It was to be the “the world’s largest playground,” “the Disneyland of the Mid-South.” There would be a 250 acre lake, an amusement park, 10,000 seat amphitheater, 4 swimming pools, 3 golf courses, a lighted par-3 golf course, a 300 ft observation tower with restaurant midway, gardens “as outstanding as the ones at Bellingrath,” “hundreds of cabins,” “vast numbers of water rides,” fishing boats, a skeet range, riding stables, tennis courts, a private country club, campsites, 1000 picnic tables, …and much more.
The promoter/developer was Louis Garner, a Memphis insurance agent who conceived the idea on a visit to Ruby Falls in the late ‘50s. He drew up plans, promoted, sold stock, and bought 1150 acres of farmland 11 miles east of Memphis, off Highway 70 at Canada Road. (I-40 was planned but not yet built.) A dam was raised to retain runoff and spring water from Scotts Creek and artesian wells helped fill the lake and maintain it in drier summer months.
Lakeland Amusement Park opened to great fanfare on June 3, 1961. Among its attractions were a mile-long sky ride, purchased from the 1958 Brussels World Fair, traversing the length of the lake; a 75-passenger paddle-wheeler christened the Roberta E. Lee; 10 amusement rides including the Helicopter, the Paratrooper, the Mad Mouse, the Twister, a miniature train, bumper cars, a Ferris wheel, and a carousel; the Pepsi Pavilion, an outdoor bandstand/dance venue; a large (“largest in the county”) swimming pool; trampoline pits; and an assortment of swings, picnic tables, and slides. Lakeland Speed Bowl (north of the lake on Canada Rd) and Lakeland International Raceway (south of I-40 on Canada Rd) followed. The Huff’n Puff railroad with its coal-burning steam locomotive began service in 1966 and traveled a circle at the south shore, robbed en route by moonshiners Rancid Butterball and Filthy McNasty, aka The Band of Uglies.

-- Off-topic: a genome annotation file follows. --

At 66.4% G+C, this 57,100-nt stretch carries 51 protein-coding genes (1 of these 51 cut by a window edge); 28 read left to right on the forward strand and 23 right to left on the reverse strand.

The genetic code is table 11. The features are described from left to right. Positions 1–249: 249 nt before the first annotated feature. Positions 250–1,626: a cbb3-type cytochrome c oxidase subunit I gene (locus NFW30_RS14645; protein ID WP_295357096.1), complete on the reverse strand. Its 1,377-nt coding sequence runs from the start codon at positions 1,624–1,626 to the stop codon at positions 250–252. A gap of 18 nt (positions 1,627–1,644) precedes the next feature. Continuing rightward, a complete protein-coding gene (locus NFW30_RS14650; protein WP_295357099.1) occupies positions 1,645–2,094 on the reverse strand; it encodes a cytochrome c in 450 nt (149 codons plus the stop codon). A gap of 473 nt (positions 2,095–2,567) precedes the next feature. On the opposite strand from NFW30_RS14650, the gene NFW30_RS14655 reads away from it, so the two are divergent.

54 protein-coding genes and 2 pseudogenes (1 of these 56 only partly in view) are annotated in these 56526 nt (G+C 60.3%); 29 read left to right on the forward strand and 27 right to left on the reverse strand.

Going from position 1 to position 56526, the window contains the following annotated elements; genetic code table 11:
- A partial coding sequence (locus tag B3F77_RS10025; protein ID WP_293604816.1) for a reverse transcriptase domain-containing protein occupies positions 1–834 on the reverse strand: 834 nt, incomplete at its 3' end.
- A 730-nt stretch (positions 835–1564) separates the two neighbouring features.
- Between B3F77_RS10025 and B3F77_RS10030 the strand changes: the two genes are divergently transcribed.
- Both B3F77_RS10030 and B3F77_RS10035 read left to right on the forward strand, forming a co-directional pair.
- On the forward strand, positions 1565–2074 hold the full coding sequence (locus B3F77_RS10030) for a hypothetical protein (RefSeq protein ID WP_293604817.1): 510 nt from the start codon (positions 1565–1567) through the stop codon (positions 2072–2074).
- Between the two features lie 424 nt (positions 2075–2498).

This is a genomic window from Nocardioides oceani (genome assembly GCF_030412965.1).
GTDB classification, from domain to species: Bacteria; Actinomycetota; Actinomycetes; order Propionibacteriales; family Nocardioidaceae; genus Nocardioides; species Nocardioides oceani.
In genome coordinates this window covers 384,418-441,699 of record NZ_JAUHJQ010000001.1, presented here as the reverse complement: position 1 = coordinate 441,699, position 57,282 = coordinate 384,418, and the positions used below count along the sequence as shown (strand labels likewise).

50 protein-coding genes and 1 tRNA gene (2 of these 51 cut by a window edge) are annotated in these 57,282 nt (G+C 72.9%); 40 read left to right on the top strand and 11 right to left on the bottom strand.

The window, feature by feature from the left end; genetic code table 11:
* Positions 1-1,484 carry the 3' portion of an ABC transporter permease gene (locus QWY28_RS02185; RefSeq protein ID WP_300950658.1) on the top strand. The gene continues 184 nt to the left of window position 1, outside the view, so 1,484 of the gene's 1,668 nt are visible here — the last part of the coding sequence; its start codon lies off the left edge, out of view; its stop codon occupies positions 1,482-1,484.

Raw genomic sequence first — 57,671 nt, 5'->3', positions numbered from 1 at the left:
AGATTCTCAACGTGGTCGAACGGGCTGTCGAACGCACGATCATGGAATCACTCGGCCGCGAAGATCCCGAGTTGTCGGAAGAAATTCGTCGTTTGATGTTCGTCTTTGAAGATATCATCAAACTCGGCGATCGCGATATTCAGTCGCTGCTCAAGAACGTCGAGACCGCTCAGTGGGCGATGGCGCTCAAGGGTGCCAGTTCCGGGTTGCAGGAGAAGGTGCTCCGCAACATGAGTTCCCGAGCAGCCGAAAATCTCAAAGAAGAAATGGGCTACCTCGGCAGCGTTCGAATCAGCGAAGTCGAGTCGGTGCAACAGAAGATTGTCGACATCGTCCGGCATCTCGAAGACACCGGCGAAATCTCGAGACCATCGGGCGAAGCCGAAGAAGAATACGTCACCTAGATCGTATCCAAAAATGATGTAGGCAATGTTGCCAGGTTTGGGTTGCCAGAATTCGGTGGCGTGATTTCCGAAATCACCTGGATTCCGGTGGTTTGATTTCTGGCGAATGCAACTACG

Much of the big plans didn’t materialize including the observation tower, botanical gardens, golf courses, cabins, and country club. But the amusement park operated and advertised heavily throughout the ‘60s and early ‘70s and provided excitement and memories for thousands of Mid-Southerners.
The park came on hard times in the late ‘70s, some say due to the 1976 opening of Memphis’ Libertyland, and it closed in 1977. The rides and equipment were sold off and the amusement park land was converted to residential lots. Louis Garner built his home, one of the first in East Shores subdivision, on the site of the amusement park. But the bank soon foreclosed on the development, leaving nothing for Garner and the stockholders. Louis and his wife, Jan, eventually retired to Punta Gorda, Florida; upon his death Jan fulfilled his wish and spread his ashes on his beloved Garner Lake.
Lakeland survives today as an up-scale lake community as well as a growing city. A few remnants of its history remain including the base of the sky ride terminal and railroad tracks in the woods at the south end. Namesakes include the lake (Garner), the road over the dam (Lou-Jan Causeway), Huff’n Puff Road, and the city of Lakeland itself.
Many thanks to Walt Drissel, Dave Brown, Nancy Harrell, Terre Hensley Cook, Steph Lefler, Susie Richardson, Gail Moore Howell & her mom, University of Memphis Special Collections, and Memphis Public Library for providing pictures, documents, memories, and research. Additions, corrections, and historical images are much appreciated. Please email Chip Averwater at chipav(at)aol.com.
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